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In Howard Co., Md., Public Option Finds Support



Now, a return visit to Howard County General Hospital in Columbia, Maryland. All year, we've been bouncing the Washington health care debate off people in that county. Doctors, patients, administrators, employers and insurance brokers in the Baltimore suburb have been our sounding board.

The other day, after the House had approved its version of a health care bill, I sat down with two people we heard from earlier this year. First, the CEO of the hospital, Vic Broccolino. For him, the measure of the health care problem is a crowded emergency room, people going to his hospital instead of to doctors. The prospect of a public insurance plan, which is so controversial in the Senate, strikes him as no problem.

M: For hospitals, a public option, provided it helps us to get us to the point where everyone is insured, is a good thing. We obviously like the idea that people are insured, will come to the hospital, we won't have to worry as much as we do now about bad debt and charity care.

I think that if the public option, however, ends up costing too much money and people, meaning businesses, end up dropping coverage because of that and they feel that it's better, perhaps, to pay the penalty rather than provide the coverage, that is not a good thing for the general public.

SIEGEL: If the public option were to be very expensive, you're saying that could be a problem.

M: Yes, that's correct. If it were expensive.

SIEGEL: I thought the insurance brokers were concerned that it could be very cheap, that it would undersell private insurance policies.

M: Well, if that's the case, then they will not be offering, in my mind, adequate coverage. Adequate coverage to me doesn't begin with hospital insurance or hospital coverage. It begins with primary care coverage because you can have everyone insured, but if no one has a physician to take care of them, the people end up in the hospitals' emergency department anyway.

SIEGEL: A big criticism of the bill, a criticism of another sort is that it would spread coverage to many millions of people who don't have health insurance, but it doesn't address the other problem we have, which is that as a country we spend too much money on health care. Do you see any cost-saving in the way we practice medicine in what's happening on Capitol Hill?

M: Well, if they can incorporate provisions in the final bill that actually penalize people for repeat admissions, people meaning physicians and hospitals for unnecessary repeat admissions, for inappropriate care, for not using evidence-based practice, for not coordinating the care between primary care physicians and the specialist, then I think there'll be some hope for savings.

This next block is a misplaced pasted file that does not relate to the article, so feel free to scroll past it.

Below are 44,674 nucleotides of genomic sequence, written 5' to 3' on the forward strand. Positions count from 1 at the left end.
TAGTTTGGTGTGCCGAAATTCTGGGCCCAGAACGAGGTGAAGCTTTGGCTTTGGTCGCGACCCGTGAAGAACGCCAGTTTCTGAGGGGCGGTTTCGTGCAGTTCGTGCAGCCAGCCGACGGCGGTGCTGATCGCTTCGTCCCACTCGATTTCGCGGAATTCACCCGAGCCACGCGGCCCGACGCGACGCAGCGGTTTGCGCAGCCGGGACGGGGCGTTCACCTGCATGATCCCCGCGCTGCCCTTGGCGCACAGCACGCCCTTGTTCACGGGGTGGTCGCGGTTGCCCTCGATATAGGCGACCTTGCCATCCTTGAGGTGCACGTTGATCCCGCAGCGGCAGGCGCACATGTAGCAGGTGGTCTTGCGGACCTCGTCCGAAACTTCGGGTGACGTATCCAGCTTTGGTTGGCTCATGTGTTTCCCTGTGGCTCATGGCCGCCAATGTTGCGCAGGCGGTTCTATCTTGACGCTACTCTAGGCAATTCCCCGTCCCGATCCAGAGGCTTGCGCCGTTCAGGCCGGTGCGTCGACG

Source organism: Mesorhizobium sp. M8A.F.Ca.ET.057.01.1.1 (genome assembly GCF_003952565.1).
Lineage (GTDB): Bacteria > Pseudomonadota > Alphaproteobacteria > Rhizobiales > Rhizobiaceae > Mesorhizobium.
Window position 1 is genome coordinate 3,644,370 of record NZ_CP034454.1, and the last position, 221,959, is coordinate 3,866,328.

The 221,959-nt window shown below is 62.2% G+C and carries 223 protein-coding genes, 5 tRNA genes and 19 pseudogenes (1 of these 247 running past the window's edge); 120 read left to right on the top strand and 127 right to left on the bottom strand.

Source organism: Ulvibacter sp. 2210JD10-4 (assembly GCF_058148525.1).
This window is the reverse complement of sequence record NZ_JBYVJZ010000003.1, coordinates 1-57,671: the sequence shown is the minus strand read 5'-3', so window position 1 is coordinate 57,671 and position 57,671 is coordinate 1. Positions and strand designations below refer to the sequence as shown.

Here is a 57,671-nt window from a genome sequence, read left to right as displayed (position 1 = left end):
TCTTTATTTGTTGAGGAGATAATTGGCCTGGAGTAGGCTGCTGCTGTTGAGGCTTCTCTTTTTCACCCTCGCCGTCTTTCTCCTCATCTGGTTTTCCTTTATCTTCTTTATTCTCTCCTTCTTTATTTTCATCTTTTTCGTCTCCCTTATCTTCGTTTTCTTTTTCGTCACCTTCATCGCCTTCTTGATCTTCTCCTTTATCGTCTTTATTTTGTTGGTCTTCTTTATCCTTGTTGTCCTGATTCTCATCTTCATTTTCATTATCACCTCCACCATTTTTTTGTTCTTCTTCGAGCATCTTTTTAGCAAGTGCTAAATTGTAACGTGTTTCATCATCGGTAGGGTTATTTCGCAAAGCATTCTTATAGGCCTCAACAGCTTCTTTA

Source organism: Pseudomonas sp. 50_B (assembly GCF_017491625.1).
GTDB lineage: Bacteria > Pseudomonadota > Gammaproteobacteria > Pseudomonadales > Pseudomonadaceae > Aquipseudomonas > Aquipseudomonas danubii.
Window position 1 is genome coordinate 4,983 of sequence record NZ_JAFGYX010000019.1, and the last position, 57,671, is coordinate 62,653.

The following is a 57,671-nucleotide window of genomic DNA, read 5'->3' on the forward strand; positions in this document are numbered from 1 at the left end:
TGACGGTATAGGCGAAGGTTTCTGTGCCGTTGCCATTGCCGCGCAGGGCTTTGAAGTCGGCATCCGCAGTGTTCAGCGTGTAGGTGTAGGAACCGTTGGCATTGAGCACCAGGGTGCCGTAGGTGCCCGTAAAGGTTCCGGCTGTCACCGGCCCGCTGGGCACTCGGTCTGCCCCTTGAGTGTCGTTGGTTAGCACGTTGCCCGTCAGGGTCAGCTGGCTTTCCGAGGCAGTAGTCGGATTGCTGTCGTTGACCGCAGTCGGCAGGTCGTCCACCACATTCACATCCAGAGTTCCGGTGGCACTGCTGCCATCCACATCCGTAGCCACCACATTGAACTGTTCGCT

SIEGEL: Mr. Broccolino, thank you very much for talking with us once again.

M: Thank you. Always good to see you.

SIEGEL: Vic Broccolino is the president and CEO of Howard County General Hospital. Mark Applestein is a urologist, and he's president of the hospital's professional staff. The public option doesn't faze Dr. Applestein either. He says public plans typically have lower overheads than private insurers. And like many physicians, what makes all these pills, bitter and otherwise, easier to swallow for Mark Applestein is Washington's plan to avert scheduled reductions in Medicare reimbursements. Dr. Applestein says those cuts in Medicare rates would threaten the livelihoods of many doctors.

D: There's been some reports that Medicare reimbursement rates only cover approximately 65 percent of the office overhead. So, one could then say, every time you see a Medicare patient, you're losing 35 percent.

SIEGEL: So, explain this apparent contradiction, which is there's an interest in the entire effort to overhaul health care, to bend the curve of health care expenditure to get down this two or three trillion dollars a year that we spend on health care. But then we get to a nitty-gritty issue like what do doctors get paid for their treatment of a huge number of Americans on Medicare and the answer is we got to spend more.

D: It's a challenge.


SIEGEL: It may be a euphemism, Dr. Applestein.

D: Yes, there is certainly within the system waste and, unfortunately, fraud. I do not think, though, that physicians intentionally either waste health care dollars or commit fraud. But there are parts of the document that address those issues specifically and perhaps with new systems in place, that will save some health care dollars.

SIEGEL: You told me when I spoke to you first time that you'd been at an urologist convention in Chicago and somebody mentioned single-payer plan, something that hasn't been on the table in this entire discussion. And a huge number of urologists said, bring it on. It wasn't a wacky idea as far as your fellow urologists were concerned.

D: I think it's still a good idea. It would certainly eliminate a lot of paperwork. Part of the document that the House put forward, there's a line item in there that says that this bill will reduce the paperwork and make it easier to submit claims and to track care, et cetera, et cetera. What's interesting is that the bill itself is over 1,900 pages, which is longer than "War and Peace" or the "King James Bible."

SIEGEL: Think that was not done in the spirit of reducing paperwork, writing a 1,900-page bill.

D: Well, it's pretty difficult to get through. So, it's sort of like trying to save money, but increase reimbursements. It's a challenge.

SIEGEL: Dr. Applestein, thank you very much for talking with us once again.

D: Thank for having me back. Transcript provided by NPR, Copyright NPR.

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